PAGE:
Despite the progress the international community has made in securing nuclear and radioactive material around the world, we must also face the fact that even after the past six years of Summit attention and ever-deeper real-world cooperation on countering nuclear smuggling, our work is far from complete. The threat that a terrorist organization or other malicious actor could acquire nuclear or other radioactive materials continues to pose one of the most challenging threats to international security. As we will hear tomorrow, seizures of weapon-grade nuclear materials in Georgia in 2010 and in Moldova in 2011 suggest such materials still remain in illegal circulation and could be used in an improvised nuclear device or radiological dispersal device. The international community has had some success seizing smuggled material, but little is known about the quantity of material that remains out of regulatory control or those seeking to obtain it.

What we do know, and the primary reason that brings all of us here this week, is that no country can address this threat alone. As we delve into this issue over the next two days, through presentations, demonstrations, and discussions, I think we will quickly realize that dealing with the threat of nuclear smuggling requires a multi-disciplinary approach and enhanced international cooperation. We must continue to set goals to help us advance toward a more secure world, recognizing that the tasks required to do so are not simple. They involve complex and evolving scientific techniques, national nuclear security policies and processes, and expanding threats and risks. We must work together to investigate smuggling networks, remove trafficked material from the black market, and arrest and prosecute the individuals involved. This is the focus of our work this week.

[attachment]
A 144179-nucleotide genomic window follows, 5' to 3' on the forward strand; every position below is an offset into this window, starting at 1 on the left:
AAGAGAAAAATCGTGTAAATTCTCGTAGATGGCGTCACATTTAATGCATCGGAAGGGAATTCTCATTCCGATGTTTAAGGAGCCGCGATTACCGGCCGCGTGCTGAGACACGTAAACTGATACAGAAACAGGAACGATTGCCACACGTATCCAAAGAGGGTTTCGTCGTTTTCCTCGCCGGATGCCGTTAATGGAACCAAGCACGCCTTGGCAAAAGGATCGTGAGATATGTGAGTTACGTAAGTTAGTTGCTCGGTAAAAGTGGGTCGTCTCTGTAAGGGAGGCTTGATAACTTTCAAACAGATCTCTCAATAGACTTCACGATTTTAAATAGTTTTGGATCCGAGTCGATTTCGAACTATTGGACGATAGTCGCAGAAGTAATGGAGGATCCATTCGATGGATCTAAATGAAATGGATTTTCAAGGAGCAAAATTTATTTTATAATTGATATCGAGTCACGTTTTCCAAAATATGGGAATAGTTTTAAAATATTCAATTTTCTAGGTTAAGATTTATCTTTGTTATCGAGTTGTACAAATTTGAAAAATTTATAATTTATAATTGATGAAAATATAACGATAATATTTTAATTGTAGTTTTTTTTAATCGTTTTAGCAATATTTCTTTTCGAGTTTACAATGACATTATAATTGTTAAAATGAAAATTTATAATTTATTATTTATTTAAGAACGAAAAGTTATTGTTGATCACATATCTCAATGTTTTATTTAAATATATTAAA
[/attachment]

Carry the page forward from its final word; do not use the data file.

We are fortunate that some of our colleagues from Bulgaria, France, and Moldova are here this week to demonstrate firsthand the reality of the threat that we face, with their briefings on successful nuclear material seizures that took place in each of their countries. I hope their briefings will prompt meaningful discussions over the next three days about the challenges governments face in investigating these activities and overcoming challenges to share information related to nuclear smuggling incidents.